It appears that the IPCC may not be the only large organisation with a four-letter acronym starting with I and ending with C that produces reports that distort science to make it conform to an agenda.
A group called IARC (International Agency for Research on Cancer), which is attached to the WHO, produced a report in 2015 on glyphosate, the chemical used in the weedkiller Roundup.
A reporter for Reuters, Kate Kelland, wrote an article a few days ago saying that the IARC had introduced changes between the draft and the final version of the report, deleting various sentences that had said that glyphosate did not cause cancer. Worse still, some past studies that had concluded that there was no significant effect on animals were reported as showing significant effects.
As a sceptical chappie who likes to check things for himself rather than accept what people say, I looked into one of Kelland’s claims. The part about changes in the drafts can’t be checked unless you have the drafts, but the misreporting of previous studies is easy to check, and she’s right. The IARC report says that a study (JMPR 2006), found that haemangiosarcoma increased significantly in male mice:
In the second feeding study, there was a significant positive trend in the incidence of haemangiosarcoma in male CD-1 mice.
But if you look at the original study, it says
There were no statistically significant increases in the incidence of any tumours, either benign and malignant, in either sex when compared with the control groups.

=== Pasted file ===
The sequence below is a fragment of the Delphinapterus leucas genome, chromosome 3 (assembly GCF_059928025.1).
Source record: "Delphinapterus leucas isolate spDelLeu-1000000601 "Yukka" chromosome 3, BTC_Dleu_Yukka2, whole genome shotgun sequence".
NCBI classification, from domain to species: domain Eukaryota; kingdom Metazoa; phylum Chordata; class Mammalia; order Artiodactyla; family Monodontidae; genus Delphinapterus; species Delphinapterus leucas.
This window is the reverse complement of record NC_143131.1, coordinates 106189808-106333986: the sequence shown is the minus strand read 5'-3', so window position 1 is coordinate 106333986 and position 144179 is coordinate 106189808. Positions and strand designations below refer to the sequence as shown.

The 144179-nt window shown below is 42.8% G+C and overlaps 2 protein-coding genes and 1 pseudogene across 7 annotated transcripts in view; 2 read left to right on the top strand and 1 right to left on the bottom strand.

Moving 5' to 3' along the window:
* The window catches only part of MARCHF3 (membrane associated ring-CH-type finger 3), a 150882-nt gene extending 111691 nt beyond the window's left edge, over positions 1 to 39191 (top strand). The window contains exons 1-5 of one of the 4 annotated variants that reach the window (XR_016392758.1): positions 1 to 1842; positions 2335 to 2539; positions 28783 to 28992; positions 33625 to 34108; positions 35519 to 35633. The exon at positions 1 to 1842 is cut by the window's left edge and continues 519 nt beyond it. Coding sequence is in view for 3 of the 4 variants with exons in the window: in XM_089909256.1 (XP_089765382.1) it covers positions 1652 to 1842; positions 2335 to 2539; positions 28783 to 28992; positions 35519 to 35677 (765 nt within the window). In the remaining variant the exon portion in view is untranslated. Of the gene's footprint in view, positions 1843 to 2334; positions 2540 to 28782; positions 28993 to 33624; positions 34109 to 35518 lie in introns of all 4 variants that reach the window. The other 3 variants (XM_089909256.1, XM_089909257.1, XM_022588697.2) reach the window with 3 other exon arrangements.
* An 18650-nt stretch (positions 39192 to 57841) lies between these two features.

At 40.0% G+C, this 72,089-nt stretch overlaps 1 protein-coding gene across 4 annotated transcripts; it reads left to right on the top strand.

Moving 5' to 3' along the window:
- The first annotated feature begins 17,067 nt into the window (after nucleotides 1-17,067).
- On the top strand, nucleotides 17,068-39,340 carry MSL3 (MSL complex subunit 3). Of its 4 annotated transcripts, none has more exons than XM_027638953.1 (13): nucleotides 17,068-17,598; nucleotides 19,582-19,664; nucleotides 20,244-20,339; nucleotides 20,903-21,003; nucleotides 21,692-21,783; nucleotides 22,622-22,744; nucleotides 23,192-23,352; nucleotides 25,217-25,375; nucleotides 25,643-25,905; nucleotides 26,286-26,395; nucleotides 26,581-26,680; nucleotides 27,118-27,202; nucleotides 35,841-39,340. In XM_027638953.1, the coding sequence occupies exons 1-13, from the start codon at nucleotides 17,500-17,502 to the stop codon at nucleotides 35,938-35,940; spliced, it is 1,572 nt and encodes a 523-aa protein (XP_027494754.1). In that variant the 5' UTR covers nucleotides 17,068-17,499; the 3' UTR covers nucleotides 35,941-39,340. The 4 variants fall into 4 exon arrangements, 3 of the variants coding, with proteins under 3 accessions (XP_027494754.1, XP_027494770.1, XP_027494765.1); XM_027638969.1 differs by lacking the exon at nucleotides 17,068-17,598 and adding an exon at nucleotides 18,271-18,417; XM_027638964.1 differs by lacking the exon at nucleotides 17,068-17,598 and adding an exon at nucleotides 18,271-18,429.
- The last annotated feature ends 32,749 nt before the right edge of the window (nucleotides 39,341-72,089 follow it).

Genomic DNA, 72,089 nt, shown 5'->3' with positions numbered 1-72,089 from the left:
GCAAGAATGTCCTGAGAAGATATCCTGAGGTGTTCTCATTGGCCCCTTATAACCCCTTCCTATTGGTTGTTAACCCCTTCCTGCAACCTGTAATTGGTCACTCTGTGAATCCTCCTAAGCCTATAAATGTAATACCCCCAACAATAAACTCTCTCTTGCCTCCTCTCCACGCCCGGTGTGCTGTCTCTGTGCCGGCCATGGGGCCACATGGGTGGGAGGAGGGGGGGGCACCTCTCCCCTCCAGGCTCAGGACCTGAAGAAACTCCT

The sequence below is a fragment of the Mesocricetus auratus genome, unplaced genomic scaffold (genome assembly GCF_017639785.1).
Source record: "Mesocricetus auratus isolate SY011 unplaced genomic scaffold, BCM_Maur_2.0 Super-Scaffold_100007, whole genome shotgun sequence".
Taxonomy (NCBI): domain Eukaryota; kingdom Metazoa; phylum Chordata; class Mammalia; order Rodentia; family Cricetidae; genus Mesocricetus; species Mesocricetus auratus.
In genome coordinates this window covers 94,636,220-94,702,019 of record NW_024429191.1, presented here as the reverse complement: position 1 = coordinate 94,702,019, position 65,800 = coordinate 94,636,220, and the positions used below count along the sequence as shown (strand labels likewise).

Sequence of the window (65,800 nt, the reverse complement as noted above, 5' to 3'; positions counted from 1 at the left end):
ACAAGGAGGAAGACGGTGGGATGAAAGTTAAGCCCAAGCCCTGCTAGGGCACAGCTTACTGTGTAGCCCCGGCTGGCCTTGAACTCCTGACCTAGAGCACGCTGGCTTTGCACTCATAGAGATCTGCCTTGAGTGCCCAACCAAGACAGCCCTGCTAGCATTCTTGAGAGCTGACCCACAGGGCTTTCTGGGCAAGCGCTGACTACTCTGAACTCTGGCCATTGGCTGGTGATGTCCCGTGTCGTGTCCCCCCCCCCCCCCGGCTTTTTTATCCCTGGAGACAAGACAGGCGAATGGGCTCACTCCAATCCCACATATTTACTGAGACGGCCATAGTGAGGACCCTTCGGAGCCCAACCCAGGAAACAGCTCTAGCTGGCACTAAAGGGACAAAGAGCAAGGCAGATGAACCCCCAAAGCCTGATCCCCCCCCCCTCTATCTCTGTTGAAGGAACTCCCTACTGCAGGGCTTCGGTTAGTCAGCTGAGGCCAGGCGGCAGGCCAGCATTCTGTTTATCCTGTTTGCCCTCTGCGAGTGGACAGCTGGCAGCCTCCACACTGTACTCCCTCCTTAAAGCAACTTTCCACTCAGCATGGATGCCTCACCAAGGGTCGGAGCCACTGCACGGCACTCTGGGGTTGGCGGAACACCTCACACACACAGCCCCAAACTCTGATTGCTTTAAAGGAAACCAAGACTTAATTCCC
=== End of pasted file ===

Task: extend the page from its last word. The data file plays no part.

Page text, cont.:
Check it out for yourself by searching both documents for that big word.
In response to Kelland’s Reuters article, IARC issued a remarkably feeble response yesterday. The issue above, of rewriting the conclusions of previous studies, is not mentioned at all.
The analogy with climate change is clear, with evil American glyphosate manufacturer Monsanto playing the role of Exxon.
It’s a hot topic right now because the EU is currently deciding whether to continue licensing glyphosate or ban it.
Josh cartoon at Bishop Hill.
Matt Ridley, The Glyphosate Scandal. Ridley says that the IARC finding is contradicted by other studies, and mentions some dubious financial dealings of one of the IARC scientific advisers, Christopher Portier.
Geoffrey Kabat, a cancer epidemiologist, writes in Forbes magazine that “Converging evidence points to the agency’s skewing its glyphosate report to reach a desired conclusion.”
CAPHR: More evidence of IARC data suppression and manipulation.
Alex Berezow: Glyphosate-Gate: IARC’s Scientific Fraud.